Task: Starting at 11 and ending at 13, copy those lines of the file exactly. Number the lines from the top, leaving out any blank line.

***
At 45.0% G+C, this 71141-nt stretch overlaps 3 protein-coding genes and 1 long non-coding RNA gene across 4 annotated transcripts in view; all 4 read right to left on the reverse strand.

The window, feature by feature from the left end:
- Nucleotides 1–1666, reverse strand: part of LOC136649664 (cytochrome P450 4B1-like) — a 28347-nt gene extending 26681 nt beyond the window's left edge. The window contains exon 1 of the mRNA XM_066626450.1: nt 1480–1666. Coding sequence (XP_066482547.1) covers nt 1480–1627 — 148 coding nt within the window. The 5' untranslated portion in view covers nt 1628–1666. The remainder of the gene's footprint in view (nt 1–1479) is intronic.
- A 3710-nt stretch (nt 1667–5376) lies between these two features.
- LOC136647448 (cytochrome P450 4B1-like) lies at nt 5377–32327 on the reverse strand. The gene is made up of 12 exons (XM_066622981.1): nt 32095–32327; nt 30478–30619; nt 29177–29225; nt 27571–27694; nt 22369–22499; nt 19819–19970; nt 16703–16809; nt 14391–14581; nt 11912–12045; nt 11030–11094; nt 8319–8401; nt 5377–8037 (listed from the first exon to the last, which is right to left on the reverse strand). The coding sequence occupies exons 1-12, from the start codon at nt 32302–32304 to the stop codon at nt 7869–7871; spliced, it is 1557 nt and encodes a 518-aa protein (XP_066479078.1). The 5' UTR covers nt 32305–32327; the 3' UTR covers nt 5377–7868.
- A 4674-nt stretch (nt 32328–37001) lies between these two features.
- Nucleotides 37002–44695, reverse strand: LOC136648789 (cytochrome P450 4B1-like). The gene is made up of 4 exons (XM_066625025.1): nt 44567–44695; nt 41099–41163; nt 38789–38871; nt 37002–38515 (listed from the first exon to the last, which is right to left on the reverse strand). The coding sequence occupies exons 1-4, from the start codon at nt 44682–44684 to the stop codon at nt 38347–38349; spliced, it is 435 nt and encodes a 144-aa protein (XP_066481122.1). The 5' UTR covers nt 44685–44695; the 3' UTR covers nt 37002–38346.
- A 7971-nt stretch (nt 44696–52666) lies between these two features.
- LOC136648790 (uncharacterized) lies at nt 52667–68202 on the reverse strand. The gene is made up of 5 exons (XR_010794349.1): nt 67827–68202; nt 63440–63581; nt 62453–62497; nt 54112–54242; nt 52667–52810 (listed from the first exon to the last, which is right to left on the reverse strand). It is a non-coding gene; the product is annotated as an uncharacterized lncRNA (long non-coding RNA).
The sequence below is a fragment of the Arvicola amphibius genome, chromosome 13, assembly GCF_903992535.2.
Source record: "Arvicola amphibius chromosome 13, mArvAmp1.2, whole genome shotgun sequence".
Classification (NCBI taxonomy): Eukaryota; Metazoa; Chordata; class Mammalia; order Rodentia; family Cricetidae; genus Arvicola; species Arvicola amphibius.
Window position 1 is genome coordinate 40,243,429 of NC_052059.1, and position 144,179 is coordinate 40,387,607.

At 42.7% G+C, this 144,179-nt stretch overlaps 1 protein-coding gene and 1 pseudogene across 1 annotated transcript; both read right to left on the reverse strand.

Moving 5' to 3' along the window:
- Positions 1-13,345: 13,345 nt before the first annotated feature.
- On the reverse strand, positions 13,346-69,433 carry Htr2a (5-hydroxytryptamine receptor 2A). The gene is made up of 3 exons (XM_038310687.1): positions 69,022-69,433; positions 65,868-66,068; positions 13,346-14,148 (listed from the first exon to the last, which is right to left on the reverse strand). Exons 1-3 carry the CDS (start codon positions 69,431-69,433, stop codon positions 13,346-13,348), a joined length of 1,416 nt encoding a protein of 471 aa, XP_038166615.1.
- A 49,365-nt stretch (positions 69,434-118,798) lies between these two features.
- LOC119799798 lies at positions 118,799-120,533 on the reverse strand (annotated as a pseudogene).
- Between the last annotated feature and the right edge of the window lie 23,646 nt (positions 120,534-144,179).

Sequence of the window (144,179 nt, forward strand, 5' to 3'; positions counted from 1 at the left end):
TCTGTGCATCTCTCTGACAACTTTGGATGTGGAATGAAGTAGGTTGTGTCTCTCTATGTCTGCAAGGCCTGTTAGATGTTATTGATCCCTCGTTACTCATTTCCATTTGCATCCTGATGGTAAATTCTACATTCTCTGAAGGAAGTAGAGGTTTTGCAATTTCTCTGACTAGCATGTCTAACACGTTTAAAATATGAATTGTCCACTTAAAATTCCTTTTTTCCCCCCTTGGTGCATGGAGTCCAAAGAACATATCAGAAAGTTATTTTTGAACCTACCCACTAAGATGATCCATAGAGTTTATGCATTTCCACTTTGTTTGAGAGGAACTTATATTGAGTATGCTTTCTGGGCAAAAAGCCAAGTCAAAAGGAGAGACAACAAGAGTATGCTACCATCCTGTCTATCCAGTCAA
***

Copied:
Source record: "Arvicola amphibius chromosome 13, mArvAmp1.2, whole genome shotgun sequence".
Classification (NCBI taxonomy): Eukaryota; Metazoa; Chordata; class Mammalia; order Rodentia; family Cricetidae; genus Arvicola; species Arvicola amphibius.
Window position 1 is genome coordinate 40,243,429 of NC_052059.1, and position 144,179 is coordinate 40,387,607.